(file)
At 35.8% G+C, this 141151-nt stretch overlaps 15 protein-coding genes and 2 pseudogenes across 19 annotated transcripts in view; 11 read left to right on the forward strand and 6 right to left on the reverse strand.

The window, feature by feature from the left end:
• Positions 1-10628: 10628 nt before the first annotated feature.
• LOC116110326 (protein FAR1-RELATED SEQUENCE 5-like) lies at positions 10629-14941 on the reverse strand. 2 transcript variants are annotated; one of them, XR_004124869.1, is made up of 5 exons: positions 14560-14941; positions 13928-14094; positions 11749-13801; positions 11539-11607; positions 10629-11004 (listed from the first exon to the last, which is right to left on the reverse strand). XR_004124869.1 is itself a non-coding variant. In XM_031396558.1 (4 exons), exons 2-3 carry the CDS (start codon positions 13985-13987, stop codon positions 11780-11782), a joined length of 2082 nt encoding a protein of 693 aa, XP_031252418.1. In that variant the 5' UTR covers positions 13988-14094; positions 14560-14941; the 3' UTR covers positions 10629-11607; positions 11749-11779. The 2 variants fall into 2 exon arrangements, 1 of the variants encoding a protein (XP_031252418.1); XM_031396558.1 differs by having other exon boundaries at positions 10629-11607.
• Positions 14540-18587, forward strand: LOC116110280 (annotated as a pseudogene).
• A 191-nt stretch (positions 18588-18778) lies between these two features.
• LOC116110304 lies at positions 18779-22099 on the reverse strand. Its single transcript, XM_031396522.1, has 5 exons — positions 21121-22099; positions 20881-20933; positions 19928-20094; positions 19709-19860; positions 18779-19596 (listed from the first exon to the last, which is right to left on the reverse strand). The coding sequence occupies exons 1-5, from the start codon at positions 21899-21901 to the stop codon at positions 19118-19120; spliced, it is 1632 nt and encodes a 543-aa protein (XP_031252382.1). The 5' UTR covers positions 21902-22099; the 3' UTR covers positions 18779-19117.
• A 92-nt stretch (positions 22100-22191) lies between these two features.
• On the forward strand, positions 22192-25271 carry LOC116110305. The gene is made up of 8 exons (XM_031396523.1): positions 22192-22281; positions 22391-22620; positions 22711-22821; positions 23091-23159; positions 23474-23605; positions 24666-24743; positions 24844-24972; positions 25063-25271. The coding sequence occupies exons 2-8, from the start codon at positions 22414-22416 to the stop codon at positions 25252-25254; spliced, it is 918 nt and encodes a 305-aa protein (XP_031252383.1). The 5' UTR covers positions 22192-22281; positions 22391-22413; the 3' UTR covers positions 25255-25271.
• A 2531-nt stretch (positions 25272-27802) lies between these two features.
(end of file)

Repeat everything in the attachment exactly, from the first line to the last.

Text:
At 35.8% G+C, this 141151-nt stretch overlaps 15 protein-coding genes and 2 pseudogenes across 19 annotated transcripts in view; 11 read left to right on the forward strand and 6 right to left on the reverse strand.

The window, feature by feature from the left end:
• Positions 1-10628: 10628 nt before the first annotated feature.
• LOC116110326 (protein FAR1-RELATED SEQUENCE 5-like) lies at positions 10629-14941 on the reverse strand. 2 transcript variants are annotated; one of them, XR_004124869.1, is made up of 5 exons: positions 14560-14941; positions 13928-14094; positions 11749-13801; positions 11539-11607; positions 10629-11004 (listed from the first exon to the last, which is right to left on the reverse strand). XR_004124869.1 is itself a non-coding variant. In XM_031396558.1 (4 exons), exons 2-3 carry the CDS (start codon positions 13985-13987, stop codon positions 11780-11782), a joined length of 2082 nt encoding a protein of 693 aa, XP_031252418.1. In that variant the 5' UTR covers positions 13988-14094; positions 14560-14941; the 3' UTR covers positions 10629-11607; positions 11749-11779. The 2 variants fall into 2 exon arrangements, 1 of the variants encoding a protein (XP_031252418.1); XM_031396558.1 differs by having other exon boundaries at positions 10629-11607.
• Positions 14540-18587, forward strand: LOC116110280 (annotated as a pseudogene).
• A 191-nt stretch (positions 18588-18778) lies between these two features.
• LOC116110304 lies at positions 18779-22099 on the reverse strand. Its single transcript, XM_031396522.1, has 5 exons — positions 21121-22099; positions 20881-20933; positions 19928-20094; positions 19709-19860; positions 18779-19596 (listed from the first exon to the last, which is right to left on the reverse strand). The coding sequence occupies exons 1-5, from the start codon at positions 21899-21901 to the stop codon at positions 19118-19120; spliced, it is 1632 nt and encodes a 543-aa protein (XP_031252382.1). The 5' UTR covers positions 21902-22099; the 3' UTR covers positions 18779-19117.
• A 92-nt stretch (positions 22100-22191) lies between these two features.
• On the forward strand, positions 22192-25271 carry LOC116110305. The gene is made up of 8 exons (XM_031396523.1): positions 22192-22281; positions 22391-22620; positions 22711-22821; positions 23091-23159; positions 23474-23605; positions 24666-24743; positions 24844-24972; positions 25063-25271. The coding sequence occupies exons 2-8, from the start codon at positions 22414-22416 to the stop codon at positions 25252-25254; spliced, it is 918 nt and encodes a 305-aa protein (XP_031252383.1). The 5' UTR covers positions 22192-22281; positions 22391-22413; the 3' UTR covers positions 25255-25271.
• A 2531-nt stretch (positions 25272-27802) lies between these two features.